COLLEGE PARK -- The topic today in Animal Sciences 101 is "Anatomy and Physiology of Digestion."
Nineteen students at the University of Maryland shuffle into the laboratory for a session on stomachs. But pens and notebooks won't do for this lab. The students shortly will slide a long plastic glove onto their right arm, take a deep breath and reach into a living cow's stomach -- and reach some more and wiggle and ram until they're shoulder-deep into the hot, massive paunch of the calm, massive cow.
"It's one of the labs the students tend to remember," deadpans the professor, Dr. Jerry DeBarthe.
In previous labs the students, many of whom want to become veterinarians, handled a chicken, stroked a sheep, corralled pigs, and harnessed a cow and led it around a pen. In this lab, Edward Morris, a junior from Columbia, thrusts his arm in, gets a whiff of stomach gas and utters: "Holy cow."
These are rumen-fistulated cows -- rumen, meaning stomach, and fistula, meaning an opening into the stomach. They can be referred to as cows with windows in their sides.
"They are windows as far as what they allow us to do," says Tom Moreland, manager of the university's research farm in Howard County, where the cows normally reside. "They allow us access to all four compartments of the stomach without any stress on the cow."
By analyzing samples from the rumen, the largest of the four compartments, researchers have determined what foodstuffs provide the most protein. They adjust cows' diets accordingly to produce more milk.
Rumen-fistulated cows became commonplace among research herds at colleges and universities in the 1950s. The procedure to insert the removable plug to close the "window" is considered minor surgery, Mr. Moreland says.
The cow suffers no ill effects, he says. In fact, he adds, it's more humane than what researchers used to do to collect samples: Block the animal's mouth open and force an inch-round plastic tube down its throat and into its stomach.
"No animal's going to like that," Mr. Moreland says.
The two Holsteins at College Park munch alfalfa hay in their stalls in the small barn on campus. Across the street in the Animal Sciences building, Dr. DeBarthe concludes an hourlong lecture on digestion.
Now it's time for some "firsthand" experience, he says.
"Some things about this may be a little put-offish to you," he says. "About the time you're reaching in and the cow contracts, forcing gas out across your face, that's the time to hold your breath."
The students eye one another warily.
The students crowd behind the cows. Dr. DeBarthe removes the four-inch plug from Cow No. 509 and then from Cow No. 483. They don't have names. One is 8 years old, and the other is 9. They've had windows in their sides since they were 3.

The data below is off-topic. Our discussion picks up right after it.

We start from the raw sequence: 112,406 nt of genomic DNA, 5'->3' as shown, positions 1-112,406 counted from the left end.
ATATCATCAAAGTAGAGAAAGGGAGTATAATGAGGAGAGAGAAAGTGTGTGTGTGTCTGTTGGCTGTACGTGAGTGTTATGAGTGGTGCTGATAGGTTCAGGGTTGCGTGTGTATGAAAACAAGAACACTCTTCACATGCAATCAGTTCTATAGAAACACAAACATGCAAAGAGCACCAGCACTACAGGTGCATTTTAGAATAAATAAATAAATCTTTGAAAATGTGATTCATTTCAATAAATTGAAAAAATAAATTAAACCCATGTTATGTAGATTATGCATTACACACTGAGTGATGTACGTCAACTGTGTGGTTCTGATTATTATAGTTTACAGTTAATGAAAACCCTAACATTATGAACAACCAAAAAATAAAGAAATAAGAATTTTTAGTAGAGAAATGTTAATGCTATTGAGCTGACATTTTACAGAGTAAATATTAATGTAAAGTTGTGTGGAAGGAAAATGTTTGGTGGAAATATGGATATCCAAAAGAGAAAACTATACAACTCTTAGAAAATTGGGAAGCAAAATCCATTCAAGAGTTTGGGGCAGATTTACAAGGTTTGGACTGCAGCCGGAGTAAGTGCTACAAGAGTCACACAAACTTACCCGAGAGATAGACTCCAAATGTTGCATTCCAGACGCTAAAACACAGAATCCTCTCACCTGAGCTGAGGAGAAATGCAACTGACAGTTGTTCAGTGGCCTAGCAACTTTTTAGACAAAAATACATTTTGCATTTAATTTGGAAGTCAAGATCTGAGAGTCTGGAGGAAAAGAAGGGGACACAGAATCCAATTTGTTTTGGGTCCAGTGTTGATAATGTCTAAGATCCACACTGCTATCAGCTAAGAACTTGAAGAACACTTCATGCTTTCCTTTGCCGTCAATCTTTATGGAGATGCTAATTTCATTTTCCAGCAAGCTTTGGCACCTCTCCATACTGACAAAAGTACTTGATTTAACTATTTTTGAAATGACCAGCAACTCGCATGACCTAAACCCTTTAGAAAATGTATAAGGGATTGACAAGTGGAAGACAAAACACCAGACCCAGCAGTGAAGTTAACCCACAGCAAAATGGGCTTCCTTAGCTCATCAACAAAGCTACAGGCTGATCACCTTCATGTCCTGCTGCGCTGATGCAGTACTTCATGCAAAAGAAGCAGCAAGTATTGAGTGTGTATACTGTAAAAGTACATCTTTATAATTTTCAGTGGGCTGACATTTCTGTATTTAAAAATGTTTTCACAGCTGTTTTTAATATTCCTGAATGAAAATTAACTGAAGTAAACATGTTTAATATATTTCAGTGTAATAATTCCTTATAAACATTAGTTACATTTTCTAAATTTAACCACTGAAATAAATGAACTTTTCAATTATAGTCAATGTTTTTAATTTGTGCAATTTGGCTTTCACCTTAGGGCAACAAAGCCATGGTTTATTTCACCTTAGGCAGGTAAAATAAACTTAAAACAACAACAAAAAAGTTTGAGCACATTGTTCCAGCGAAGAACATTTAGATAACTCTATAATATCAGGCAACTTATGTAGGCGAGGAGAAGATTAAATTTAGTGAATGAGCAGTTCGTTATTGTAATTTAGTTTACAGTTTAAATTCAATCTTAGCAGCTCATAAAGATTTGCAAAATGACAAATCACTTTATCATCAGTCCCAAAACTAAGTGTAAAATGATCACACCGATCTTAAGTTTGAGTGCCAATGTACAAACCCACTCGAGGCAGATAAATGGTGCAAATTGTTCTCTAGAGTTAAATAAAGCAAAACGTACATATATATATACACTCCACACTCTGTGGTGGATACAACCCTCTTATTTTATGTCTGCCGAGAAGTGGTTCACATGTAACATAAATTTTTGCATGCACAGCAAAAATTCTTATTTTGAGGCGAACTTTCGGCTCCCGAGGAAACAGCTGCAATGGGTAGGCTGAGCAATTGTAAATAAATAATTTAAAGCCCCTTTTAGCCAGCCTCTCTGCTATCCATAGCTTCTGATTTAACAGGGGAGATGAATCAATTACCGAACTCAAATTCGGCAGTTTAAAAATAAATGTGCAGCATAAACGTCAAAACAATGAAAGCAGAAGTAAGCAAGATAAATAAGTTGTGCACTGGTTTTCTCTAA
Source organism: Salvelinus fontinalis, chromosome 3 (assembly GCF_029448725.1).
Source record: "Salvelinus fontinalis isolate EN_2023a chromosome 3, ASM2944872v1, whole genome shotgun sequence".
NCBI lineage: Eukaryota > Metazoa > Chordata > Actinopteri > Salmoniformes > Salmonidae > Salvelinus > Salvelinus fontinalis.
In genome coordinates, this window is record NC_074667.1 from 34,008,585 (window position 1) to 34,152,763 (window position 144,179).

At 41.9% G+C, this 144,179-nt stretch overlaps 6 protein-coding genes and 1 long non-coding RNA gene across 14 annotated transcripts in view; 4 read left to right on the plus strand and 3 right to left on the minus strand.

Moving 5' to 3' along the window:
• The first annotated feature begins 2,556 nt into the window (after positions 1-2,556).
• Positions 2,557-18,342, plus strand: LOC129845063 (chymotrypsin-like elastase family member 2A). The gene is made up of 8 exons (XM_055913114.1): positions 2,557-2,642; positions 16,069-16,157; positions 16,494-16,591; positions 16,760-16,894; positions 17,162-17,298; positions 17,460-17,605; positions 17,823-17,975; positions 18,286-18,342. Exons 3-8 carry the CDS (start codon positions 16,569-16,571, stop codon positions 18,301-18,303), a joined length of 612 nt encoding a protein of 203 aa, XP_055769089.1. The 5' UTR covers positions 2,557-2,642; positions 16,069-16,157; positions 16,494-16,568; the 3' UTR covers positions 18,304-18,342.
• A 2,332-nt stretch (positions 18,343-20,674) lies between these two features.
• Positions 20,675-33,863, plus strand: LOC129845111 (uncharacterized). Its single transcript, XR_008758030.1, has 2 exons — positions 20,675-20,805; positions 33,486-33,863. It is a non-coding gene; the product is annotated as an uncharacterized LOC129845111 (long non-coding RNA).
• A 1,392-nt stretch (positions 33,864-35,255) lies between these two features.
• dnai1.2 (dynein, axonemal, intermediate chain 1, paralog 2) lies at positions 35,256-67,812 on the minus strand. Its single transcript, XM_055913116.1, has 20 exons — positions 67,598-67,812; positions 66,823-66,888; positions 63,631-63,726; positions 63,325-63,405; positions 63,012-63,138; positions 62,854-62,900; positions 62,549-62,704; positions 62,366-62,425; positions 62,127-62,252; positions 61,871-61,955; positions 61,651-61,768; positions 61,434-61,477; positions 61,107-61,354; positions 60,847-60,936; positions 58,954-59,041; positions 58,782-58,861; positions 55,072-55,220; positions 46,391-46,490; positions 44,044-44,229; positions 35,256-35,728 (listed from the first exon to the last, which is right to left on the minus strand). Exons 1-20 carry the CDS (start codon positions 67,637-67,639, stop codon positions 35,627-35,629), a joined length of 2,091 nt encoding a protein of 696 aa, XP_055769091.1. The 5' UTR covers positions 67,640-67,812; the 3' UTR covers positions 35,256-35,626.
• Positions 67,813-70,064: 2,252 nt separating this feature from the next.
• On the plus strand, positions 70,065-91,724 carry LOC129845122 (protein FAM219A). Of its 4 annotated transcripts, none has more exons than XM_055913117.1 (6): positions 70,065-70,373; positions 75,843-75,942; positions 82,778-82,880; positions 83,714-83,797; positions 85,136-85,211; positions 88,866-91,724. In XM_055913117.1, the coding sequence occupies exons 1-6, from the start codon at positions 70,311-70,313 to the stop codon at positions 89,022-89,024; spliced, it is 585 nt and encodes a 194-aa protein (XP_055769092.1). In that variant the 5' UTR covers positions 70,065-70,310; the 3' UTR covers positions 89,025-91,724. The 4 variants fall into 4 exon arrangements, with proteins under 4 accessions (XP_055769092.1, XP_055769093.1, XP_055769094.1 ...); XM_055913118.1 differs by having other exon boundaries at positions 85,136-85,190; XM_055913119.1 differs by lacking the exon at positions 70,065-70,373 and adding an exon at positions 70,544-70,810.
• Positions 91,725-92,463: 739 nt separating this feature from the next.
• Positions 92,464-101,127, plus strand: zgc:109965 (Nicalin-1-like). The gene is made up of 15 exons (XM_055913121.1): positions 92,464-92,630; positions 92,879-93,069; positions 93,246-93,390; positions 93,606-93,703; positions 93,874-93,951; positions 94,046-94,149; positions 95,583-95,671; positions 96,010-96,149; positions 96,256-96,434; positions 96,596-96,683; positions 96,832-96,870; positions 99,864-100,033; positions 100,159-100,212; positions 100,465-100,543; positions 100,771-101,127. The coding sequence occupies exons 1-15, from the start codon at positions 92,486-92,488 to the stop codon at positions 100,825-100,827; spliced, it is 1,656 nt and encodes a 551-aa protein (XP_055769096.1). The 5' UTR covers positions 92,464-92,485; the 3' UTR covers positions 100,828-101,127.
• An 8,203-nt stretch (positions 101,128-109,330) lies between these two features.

This must be one of life's stranger moments: Peering into the stomach of a cow . . . peering through a round window at what looks like a jumbo washer in slow motion, churning a load of cooked spinach.
But watch out. Here comes that gas. . . .
Kenya Howze, 22, a Washington resident who wants to be a zoo veterinarian, goes first. She slips on the long plastic glove and plunges in.
"It's pretty, uh, unusual," she says in a description oft-repeated.
She strains getting her hand through the densely packed hay the cow has been swallowing, regurgitating and chewing all day. She explores the bottom of the rumen, along the outside, down toward the front. She has long arms, but still can't reach into the reticulum, the front compartment. That's how large a cow's stomach is.
All 19 students explore. They're quite mature about it. And so are the cows. They stand there patiently, chewing their cud.
"I've never even like touched a cow before," says Kathie Moran, a 20-year-old junior from Bowie. "And now I can say I've had my hand inside a cow's stomach."
Lynn Sylvester, 28, a pre-vet student who grew up on a farm in Wisconsin, used to help the visiting veterinarian all the time.
"But I never did anything like this," she says.
Mr. Morris, of "holy cow" fame, says he's not sure he wants to tell anyone he stuck his arm into a cow.
"I think I'd best keep this to myself," he says.
The students peel off their filthy gloves and drop them into a garbage can. As they drift back to class with digestion out of the way, you can't help but wonder if they're the least bit worried about what's in store for them the week of Nov. 7.
The topic then in Animal Sciences 101 is "Anatomy and Physiology of Reproduction."